It often has no symptoms. It is easily prevented if it is detected early, but it kills if not diagnosed.
It is colorectal cancer and it is the third most common cancer diagnosed in the United States and the third leading cause of cancer-related deaths, according to the American Cancer Society. The Prevent Cancer Foundation estimates that 148,810 cases were diagnosed and 49,960 Americans died from the disease in 2008.
Your lifetime risk for developing colorectal cancer, cancer of the colon or rectum, is almost 1 in 20 and your risk increases as you get older.
Fortunately, colorectal cancer is one of the most easily prevented cancers because it commonly develops from polyps that can be removed before they become cancerous. Finding and removing polyps or other areas of abnormal cell growth may be one of the most effective ways to prevent colorectal cancer development. Also, colorectal cancer is generally more treatable when it is found early, before it has had a chance to spread.
Polyps appear to be caused by both inherited and lifestyle factors. Genetic factors, such as a family history of colorectal cancer or inflammatory bowel disease, may determine a person's susceptibility to the disease. Dietary and other lifestyle choices may determine which individuals actually go on to form polyps. Diets high in fat and low in fruits and vegetables may increase the risk of polyps. Lifestyle factors such as cigarette smoking, a sedentary lifestyle and obesity may also increase the risk, according to the Prevent Cancer Foundation.
Early detection through screening is vital because colon cancer may not present any symptoms. The American Cancer Society lists possible early symptoms of colorectal cancer as unexplained weight loss, change in normal bowel habits, unexplained anemia (low blood count), fatigue, visible blood in the stool and sustained abdominal pain. The best time to get screened is before any symptoms appear.
Colorectal cancer is more common in older adults, so doctors usually screen people age 50 and older. Some people have risk factors that make them more likely to develop colorectal cancer at a younger age. You should be screened at a younger age if you have:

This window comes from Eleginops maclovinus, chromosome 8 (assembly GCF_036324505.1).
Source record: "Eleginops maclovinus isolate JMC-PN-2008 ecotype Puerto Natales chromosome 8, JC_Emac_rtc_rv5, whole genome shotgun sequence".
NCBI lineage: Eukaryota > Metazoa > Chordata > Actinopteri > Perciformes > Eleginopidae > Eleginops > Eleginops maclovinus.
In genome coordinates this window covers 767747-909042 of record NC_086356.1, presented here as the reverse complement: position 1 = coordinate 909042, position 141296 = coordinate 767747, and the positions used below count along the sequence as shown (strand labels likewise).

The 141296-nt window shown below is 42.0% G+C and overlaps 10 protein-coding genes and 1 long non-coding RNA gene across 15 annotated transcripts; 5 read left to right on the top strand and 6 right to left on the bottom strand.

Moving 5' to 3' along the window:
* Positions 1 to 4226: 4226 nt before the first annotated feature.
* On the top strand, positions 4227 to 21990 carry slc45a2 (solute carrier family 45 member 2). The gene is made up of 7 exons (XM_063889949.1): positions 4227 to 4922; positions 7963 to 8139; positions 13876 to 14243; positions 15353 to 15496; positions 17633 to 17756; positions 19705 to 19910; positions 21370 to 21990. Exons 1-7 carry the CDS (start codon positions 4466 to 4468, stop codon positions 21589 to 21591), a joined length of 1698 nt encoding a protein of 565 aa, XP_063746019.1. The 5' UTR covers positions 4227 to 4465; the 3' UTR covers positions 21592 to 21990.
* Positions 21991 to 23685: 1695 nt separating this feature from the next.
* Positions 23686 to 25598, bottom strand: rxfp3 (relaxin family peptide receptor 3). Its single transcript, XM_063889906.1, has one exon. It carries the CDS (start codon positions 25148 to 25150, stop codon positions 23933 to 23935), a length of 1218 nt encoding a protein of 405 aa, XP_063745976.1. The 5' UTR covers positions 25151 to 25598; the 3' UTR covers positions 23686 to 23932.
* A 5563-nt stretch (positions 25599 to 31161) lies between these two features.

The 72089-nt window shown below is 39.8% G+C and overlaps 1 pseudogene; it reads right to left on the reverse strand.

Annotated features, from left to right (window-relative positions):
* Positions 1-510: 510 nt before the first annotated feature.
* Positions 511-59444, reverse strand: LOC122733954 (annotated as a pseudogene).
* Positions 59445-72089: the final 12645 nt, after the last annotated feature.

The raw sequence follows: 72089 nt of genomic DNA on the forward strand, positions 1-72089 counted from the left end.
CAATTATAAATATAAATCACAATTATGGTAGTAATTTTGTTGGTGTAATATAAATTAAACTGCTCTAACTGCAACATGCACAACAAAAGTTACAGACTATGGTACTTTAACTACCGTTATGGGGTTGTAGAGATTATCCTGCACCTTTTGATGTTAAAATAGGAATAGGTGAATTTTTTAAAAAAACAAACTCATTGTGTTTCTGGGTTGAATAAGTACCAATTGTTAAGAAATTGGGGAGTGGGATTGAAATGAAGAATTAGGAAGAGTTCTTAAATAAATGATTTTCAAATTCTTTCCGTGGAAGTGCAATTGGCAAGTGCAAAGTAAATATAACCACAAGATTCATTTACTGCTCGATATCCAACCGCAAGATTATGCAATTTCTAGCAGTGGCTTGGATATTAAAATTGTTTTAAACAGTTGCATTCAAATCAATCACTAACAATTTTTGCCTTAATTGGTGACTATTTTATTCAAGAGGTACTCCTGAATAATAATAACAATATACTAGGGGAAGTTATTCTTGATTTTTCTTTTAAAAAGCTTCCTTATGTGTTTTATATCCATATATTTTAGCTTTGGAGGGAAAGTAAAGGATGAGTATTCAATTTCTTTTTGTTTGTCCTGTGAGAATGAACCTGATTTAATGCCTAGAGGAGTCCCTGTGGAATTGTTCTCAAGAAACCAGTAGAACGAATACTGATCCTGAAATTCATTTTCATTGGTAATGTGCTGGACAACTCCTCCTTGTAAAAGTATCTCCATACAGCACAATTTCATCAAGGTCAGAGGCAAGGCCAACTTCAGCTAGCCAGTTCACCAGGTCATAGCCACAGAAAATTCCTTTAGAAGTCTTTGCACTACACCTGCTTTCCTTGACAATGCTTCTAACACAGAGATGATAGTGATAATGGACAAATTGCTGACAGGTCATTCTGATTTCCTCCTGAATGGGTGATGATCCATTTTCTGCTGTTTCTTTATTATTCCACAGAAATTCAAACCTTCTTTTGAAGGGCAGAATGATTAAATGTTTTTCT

• Had colorectal cancer or polyps in the past;
• A family history of colorectal cancer or polyps;
• Ulcerative colitis or Crohn's disease;
• A hereditary colon cancer syndrome; or
• A high-fat, low-fiber diet.
You should be screened for colorectal cancer every five to 10 years. If you have any of the risk factors, you may need to be tested more often. Talk to your family doctor to decide how often you should be screened.
A colonoscopy, considered the gold standard procedure for colon cancer screening by the American Cancer Society and other professional organizations, identifies possible problems and any polyps, which are removed during the outpatient procedure. Preparation for the colonoscopy begins the day before when the patient takes a prescribed laxative. The patient is sedated, so the procedure is relatively painless.
Less invasive procedures, such as a non-invasive endoscopy or a virtual colonoscopy, are available but they do not give the in-depth information that a colonoscopy provides. If a less invasive procedure does discover a problem, a colonoscopy is then performed. Your doctor can discuss the various procedures in detail.
Even though colorectal cancer is easily prevented and has a high cure rate when detected early, many people avoid being screened due to embarrassment or fear of pain. But screening for colorectal cancer saves lives. When caught early, the five-year survival rate is greater than 90 percent.
Discuss your health history with your doctor to decide the best way to proceed. Do not let fear or embarrassment keep you, or a loved one, from a potentially l